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This is one of Lee's 'talking' albums - each track is introduced by a cool 1-2 minute segment with Lee telling a story over some strummed chords, rather like he does on 'Trouble is a Lonesome Town'. The stories are without exception very funny and entertaining, and this ends up being a very engaging album. All the songs are sparsely instrumented guitar (often it sounds like a 12 string), a light bass and vocals. None of the brilliant lushly orchestrated and sonically startling stuff which I love him for. Yet this is still just as addictive. I don't know what Lee has exactly, but I want some of it...

'First Street Blues' is about Leroy, a friendly dragon who gave up eating people because he found something he liked more - wine. The songs don't always correspond to the spoken intros - 'I had a friend' is introduced with a funny story about Tarzan and Jane, but the song is a jaunty but rather chilling number about the mob killing someone for his beliefs - 'he read some books we didn't appreciate, so we shot Bill this morning. You missed the crowd, all filled with hate/we burned his house last night at 8/ain't you sorry that you're late/we shot Bill this morning.'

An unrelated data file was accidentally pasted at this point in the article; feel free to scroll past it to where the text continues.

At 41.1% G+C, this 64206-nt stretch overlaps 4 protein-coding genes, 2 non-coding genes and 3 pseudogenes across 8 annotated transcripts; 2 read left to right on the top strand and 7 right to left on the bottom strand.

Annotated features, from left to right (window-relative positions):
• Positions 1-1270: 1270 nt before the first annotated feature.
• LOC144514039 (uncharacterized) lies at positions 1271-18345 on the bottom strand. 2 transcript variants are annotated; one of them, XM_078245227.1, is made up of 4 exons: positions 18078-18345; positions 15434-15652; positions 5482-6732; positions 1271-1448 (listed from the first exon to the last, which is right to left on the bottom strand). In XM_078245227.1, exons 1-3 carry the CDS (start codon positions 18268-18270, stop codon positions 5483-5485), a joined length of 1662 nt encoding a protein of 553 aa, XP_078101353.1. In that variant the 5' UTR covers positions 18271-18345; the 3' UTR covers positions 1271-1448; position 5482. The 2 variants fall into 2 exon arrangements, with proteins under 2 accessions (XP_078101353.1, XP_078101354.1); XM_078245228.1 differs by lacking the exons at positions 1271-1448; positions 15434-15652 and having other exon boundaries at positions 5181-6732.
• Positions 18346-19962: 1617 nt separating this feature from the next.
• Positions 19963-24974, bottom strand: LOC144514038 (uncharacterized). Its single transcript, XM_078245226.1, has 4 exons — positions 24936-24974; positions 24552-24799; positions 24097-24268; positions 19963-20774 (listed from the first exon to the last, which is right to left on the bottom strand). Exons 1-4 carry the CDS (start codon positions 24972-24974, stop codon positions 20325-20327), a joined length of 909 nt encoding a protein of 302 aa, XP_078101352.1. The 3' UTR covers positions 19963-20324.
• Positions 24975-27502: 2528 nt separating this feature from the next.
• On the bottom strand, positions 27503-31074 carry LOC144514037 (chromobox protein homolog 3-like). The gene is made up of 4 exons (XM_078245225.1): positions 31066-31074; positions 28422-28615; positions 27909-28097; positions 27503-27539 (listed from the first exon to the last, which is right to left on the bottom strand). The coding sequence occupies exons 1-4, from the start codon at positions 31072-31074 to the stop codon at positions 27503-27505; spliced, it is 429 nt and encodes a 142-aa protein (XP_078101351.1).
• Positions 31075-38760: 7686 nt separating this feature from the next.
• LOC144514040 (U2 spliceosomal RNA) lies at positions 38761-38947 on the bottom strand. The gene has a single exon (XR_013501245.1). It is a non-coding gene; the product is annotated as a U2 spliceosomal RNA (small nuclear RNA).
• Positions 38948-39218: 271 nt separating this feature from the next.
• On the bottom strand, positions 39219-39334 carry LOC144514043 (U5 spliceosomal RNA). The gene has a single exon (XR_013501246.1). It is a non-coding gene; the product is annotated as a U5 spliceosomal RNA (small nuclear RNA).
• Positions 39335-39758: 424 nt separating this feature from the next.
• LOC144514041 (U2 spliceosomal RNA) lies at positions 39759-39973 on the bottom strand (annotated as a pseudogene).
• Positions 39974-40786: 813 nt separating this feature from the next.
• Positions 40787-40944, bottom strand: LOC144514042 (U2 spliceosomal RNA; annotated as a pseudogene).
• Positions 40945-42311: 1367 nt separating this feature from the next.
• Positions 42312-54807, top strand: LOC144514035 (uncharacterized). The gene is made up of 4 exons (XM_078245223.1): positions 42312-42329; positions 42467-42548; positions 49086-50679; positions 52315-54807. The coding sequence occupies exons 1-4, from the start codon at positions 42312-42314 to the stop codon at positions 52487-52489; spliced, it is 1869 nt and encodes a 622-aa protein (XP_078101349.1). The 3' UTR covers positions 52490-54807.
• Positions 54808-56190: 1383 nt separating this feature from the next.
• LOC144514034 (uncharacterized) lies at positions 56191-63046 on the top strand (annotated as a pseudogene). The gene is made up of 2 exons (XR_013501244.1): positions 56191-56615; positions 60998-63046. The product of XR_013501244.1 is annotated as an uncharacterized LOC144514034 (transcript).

One of the most memorable tracks is 'Go die big city', which is about Tinker Mason, who hates cities ('you just name any city, and Tinker'd hate it for you. If he even got around somebody that even about liked a city, he'd throw a rock at them'). To try and heal Tinker, they send him to Barton Freud ('he wasn't a psychiatrist, but he was a chiropractor who did some heavy thinking'). The lyrics have a beautiful twist, which I won't spoil for you here.

Pretty much every track is memorable - from 'I ain't gonna be', (about Rodney Farms - 'he just left, and she ain't seen him since'), to 'I might break even' (which chronicles the mishaps which befall one unlucky chap who wanted to be a millionaire before he was 40).

Strangely, this was not one of the CDs in the reissue series on 'smells like records'. But if you're a fan of Lee as a personality, and enjoy 'trouble is a lonesome town', it's well worth seeking out.

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I’ve been working on some subtle improvements to both this records diary and to Musical Taste. Check it out and see if you can spot them…

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Someone stole Princess Diana’s records
Apparently her butler helped himself to a lot of her stuff, including, “several CDs and vinyl records…including ones by Abba, Tina Turner, Chris de Burgh, Michael Jackson, Supertramp and Leo Sayer.”

Wow, he got some great stuff there, eh…